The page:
President Iohannis refers modified criminal legislation to the Constitutional Court
JUDICIARY The President of Romania Klaus Iohannis Friday referred the new changes of the Criminal Code and Code of Criminal Procedure to the Constitutional Court. The head of state argues that the Constitution and the principle of bicameralism have been breached, and says that a previous Constitutional Court ruling, which had found the modified criminal legislation to be against the Constitution, was not implemented. The changes were adopted in April by the Chamber of Deputies, the decision-making body in this respect, and included a number of articles criticised by the National Liberal Party, Save Romania Union and People’s Movement Party in opposition, but green-lighted by the Constitutional Court. Some of them are reduced statutes of limitations for criminal liability, the introduction of a one-year deadline to report bribe-giving and influence peddling, full decriminalisation of negligence and halved punishments for embezzlement and abuse of office.
ROYALTY DAY Royalty Day was celebrated in Romania on May 10, recalling three crucial events that helped shape the Romanian modern state. On May 10, 1866, Carol, of the Hohenzollern-Sigmaringen family, was sworn in, before the Romanian Parliament, as ruler of Romania, thus laying the foundation of the dynasty. On May 10, 1877, Carol I proclaimed Romania's independence from the Ottoman Empire, and four days later he was crowned king. The events marking Royalty Day started with a military ceremony at King Carol’s statue in Bucharest. Guests from Romania and the Republic of Moldova later took part in the Garden Party held at the Elisabeta Palace, the Bucharest residence of the Royal House of Romania. The last sovereign of Romania, King Michael I, died on December 5, 2017, at the age of 96, and was buried on December 16, in Curtea de Arges. The first-born of his five daughters, Princess Margareta, became the custodian of the Crown of Romania.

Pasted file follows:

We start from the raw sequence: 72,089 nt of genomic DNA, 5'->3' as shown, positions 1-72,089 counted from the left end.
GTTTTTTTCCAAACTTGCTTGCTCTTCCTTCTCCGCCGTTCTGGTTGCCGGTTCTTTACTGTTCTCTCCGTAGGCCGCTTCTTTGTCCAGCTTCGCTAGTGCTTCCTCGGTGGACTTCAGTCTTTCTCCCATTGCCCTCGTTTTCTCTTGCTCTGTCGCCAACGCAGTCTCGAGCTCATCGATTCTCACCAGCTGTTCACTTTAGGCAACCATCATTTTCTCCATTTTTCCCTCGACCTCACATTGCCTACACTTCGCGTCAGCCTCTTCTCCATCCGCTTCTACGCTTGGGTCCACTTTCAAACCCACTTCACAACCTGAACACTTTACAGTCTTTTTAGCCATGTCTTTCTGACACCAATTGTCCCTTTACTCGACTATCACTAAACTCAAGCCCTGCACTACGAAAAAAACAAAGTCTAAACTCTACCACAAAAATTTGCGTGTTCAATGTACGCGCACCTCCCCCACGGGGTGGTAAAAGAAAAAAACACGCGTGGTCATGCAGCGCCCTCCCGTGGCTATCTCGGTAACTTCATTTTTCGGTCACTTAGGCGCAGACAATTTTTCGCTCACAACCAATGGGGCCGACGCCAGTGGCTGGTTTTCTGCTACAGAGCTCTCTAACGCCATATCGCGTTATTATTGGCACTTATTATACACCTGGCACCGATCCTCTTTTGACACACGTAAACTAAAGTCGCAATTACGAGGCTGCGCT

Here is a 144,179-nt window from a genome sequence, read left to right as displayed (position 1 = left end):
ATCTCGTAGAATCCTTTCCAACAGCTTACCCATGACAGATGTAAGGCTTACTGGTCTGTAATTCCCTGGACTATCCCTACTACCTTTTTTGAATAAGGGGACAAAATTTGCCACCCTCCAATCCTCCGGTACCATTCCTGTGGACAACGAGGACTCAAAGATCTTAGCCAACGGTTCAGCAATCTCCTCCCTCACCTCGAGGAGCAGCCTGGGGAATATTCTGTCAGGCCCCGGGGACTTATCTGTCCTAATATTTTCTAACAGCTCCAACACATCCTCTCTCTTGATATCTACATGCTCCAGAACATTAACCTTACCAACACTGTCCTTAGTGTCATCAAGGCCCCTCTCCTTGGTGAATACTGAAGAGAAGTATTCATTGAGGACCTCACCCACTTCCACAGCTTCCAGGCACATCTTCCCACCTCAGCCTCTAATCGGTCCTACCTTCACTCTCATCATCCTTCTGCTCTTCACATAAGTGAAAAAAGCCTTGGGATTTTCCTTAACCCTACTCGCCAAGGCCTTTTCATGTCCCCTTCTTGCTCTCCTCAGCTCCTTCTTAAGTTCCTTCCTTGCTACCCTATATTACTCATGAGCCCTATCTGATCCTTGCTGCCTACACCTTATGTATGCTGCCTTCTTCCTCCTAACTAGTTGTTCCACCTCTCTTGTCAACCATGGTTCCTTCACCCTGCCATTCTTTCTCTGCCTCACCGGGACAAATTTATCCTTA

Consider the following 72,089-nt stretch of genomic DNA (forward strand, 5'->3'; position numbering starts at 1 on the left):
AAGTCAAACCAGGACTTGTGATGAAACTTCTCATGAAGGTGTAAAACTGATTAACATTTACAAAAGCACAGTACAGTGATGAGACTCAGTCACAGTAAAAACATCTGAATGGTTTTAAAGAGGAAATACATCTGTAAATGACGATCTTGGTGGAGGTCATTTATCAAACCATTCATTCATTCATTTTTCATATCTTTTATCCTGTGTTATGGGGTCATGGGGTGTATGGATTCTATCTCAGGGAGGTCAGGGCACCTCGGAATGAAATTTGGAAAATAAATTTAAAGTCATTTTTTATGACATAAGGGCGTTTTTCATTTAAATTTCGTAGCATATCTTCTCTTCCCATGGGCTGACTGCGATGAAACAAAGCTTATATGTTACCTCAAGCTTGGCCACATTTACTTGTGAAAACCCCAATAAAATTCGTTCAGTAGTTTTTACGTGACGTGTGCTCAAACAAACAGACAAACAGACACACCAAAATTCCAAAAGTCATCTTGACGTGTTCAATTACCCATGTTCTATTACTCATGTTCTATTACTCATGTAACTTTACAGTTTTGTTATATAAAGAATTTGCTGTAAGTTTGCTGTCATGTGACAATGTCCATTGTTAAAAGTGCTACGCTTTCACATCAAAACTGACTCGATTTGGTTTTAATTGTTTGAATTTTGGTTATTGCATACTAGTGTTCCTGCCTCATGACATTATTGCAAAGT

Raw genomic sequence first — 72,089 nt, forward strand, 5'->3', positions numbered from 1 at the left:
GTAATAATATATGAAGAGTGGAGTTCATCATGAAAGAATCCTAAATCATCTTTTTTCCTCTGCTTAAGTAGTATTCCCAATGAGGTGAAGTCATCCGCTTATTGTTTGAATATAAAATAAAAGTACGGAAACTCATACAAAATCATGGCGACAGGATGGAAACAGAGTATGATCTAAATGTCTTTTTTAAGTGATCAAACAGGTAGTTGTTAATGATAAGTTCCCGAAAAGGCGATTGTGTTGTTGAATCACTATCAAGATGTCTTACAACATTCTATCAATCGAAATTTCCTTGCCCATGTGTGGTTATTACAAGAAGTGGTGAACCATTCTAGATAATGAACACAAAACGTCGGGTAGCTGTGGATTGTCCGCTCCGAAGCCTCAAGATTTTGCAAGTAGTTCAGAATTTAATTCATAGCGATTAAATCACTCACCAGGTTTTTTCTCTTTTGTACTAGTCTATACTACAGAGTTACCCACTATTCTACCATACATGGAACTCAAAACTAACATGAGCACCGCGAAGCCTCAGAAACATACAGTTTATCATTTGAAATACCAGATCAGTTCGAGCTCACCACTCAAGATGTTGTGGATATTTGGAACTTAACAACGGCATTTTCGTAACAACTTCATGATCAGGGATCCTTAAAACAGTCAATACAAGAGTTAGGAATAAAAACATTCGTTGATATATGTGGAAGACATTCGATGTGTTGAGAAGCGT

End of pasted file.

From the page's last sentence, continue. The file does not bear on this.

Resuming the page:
POLICE Six Romanian police officers are on a support mission in the Czech Republic until July. This is the first mission of this kind, and it has been requested by the Czech police, reads a news release issued by the Romanian Police Inspectorate General. The Romanian officers will assist Romanian citizens in relation with the Czech authorities, take part in joint patrol activities in order to prevent crime and ensure public order and security in the industrial areas in the Czech Republic. At present, 23 Romanian police are on operative support missions in 5 other countries: France, the UK, Switzerland, Italy and Germany.
EXTRADITION The Romanian Justice Ministry is working on immediate measures for the extradition of the former mayor of Constanta, Radu Mazăre, from Madagascar. The interim Justice Minister Ana Birchall said on Friday that Romanian authorities may request Mazǎre’s extradition because the Republic of Magadascar is a signatory of international conventions against corruption. The former mayor was arrested in Madagascar of Wednesday and is to remain in the custody of the local authorities for 6 days, under a search warrant sent by Romania via the Interpol. In February, an international search warrant was issued against Mazǎre, after he received a 9-year prison sentence in a case involving the fictitious return of several plots of land to former owners. The ex-mayor left Romania in December 2017, claiming political pressure affected the criminal investigations concerning him.
TENNIS The Romanian tennis player Simona Halep, no 3 in the world, has qualified into the Madrid finals. On Friday Halep defeated Belinda Bencic (18 WTA) 6-2, 6-7, 6-0, in the tournament quarter-finals. The Romanian player won the Madrid Open twice, in 2016 and in 2017.
(translated by: Ana-Maria Popescu)